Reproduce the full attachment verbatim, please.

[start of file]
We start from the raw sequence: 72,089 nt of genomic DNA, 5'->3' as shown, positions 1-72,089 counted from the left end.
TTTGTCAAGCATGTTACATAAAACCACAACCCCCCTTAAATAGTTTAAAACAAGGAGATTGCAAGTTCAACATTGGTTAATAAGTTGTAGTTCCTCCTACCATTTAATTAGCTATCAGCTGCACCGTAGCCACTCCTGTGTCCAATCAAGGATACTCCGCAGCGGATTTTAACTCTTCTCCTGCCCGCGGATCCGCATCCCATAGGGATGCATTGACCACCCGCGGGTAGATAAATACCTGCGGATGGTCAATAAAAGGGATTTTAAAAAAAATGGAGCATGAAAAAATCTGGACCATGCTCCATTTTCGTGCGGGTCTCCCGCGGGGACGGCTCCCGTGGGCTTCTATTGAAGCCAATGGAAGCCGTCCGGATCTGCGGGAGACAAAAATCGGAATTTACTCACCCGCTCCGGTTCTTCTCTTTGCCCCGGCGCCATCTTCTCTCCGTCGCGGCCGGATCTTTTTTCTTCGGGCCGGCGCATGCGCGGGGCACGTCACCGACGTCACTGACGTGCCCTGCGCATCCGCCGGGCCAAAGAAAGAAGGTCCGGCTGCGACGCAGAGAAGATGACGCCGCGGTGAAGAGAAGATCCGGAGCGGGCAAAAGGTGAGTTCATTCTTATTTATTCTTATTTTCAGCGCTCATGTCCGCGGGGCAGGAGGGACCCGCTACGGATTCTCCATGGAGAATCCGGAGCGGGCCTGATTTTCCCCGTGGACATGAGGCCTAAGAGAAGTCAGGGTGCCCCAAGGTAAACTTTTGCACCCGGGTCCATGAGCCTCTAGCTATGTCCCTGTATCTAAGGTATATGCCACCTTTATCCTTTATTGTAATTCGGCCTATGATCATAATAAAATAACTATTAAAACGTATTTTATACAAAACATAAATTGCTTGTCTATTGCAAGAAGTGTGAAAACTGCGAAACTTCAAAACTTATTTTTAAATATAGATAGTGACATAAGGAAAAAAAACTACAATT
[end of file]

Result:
We start from the raw sequence: 72,089 nt of genomic DNA, 5'->3' as shown, positions 1-72,089 counted from the left end.
TTTGTCAAGCATGTTACATAAAACCACAACCCCCCTTAAATAGTTTAAAACAAGGAGATTGCAAGTTCAACATTGGTTAATAAGTTGTAGTTCCTCCTACCATTTAATTAGCTATCAGCTGCACCGTAGCCACTCCTGTGTCCAATCAAGGATACTCCGCAGCGGATTTTAACTCTTCTCCTGCCCGCGGATCCGCATCCCATAGGGATGCATTGACCACCCGCGGGTAGATAAATACCTGCGGATGGTCAATAAAAGGGATTTTAAAAAAAATGGAGCATGAAAAAATCTGGACCATGCTCCATTTTCGTGCGGGTCTCCCGCGGGGACGGCTCCCGTGGGCTTCTATTGAAGCCAATGGAAGCCGTCCGGATCTGCGGGAGACAAAAATCGGAATTTACTCACCCGCTCCGGTTCTTCTCTTTGCCCCGGCGCCATCTTCTCTCCGTCGCGGCCGGATCTTTTTTCTTCGGGCCGGCGCATGCGCGGGGCACGTCACCGACGTCACTGACGTGCCCTGCGCATCCGCCGGGCCAAAGAAAGAAGGTCCGGCTGCGACGCAGAGAAGATGACGCCGCGGTGAAGAGAAGATCCGGAGCGGGCAAAAGGTGAGTTCATTCTTATTTATTCTTATTTTCAGCGCTCATGTCCGCGGGGCAGGAGGGACCCGCTACGGATTCTCCATGGAGAATCCGGAGCGGGCCTGATTTTCCCCGTGGACATGAGGCCTAAGAGAAGTCAGGGTGCCCCAAGGTAAACTTTTGCACCCGGGTCCATGAGCCTCTAGCTATGTCCCTGTATCTAAGGTATATGCCACCTTTATCCTTTATTGTAATTCGGCCTATGATCATAATAAAATAACTATTAAAACGTATTTTATACAAAACATAAATTGCTTGTCTATTGCAAGAAGTGTGAAAACTGCGAAACTTCAAAACTTATTTTTAAATATAGATAGTGACATAAGGAAAAAAAACTACAATT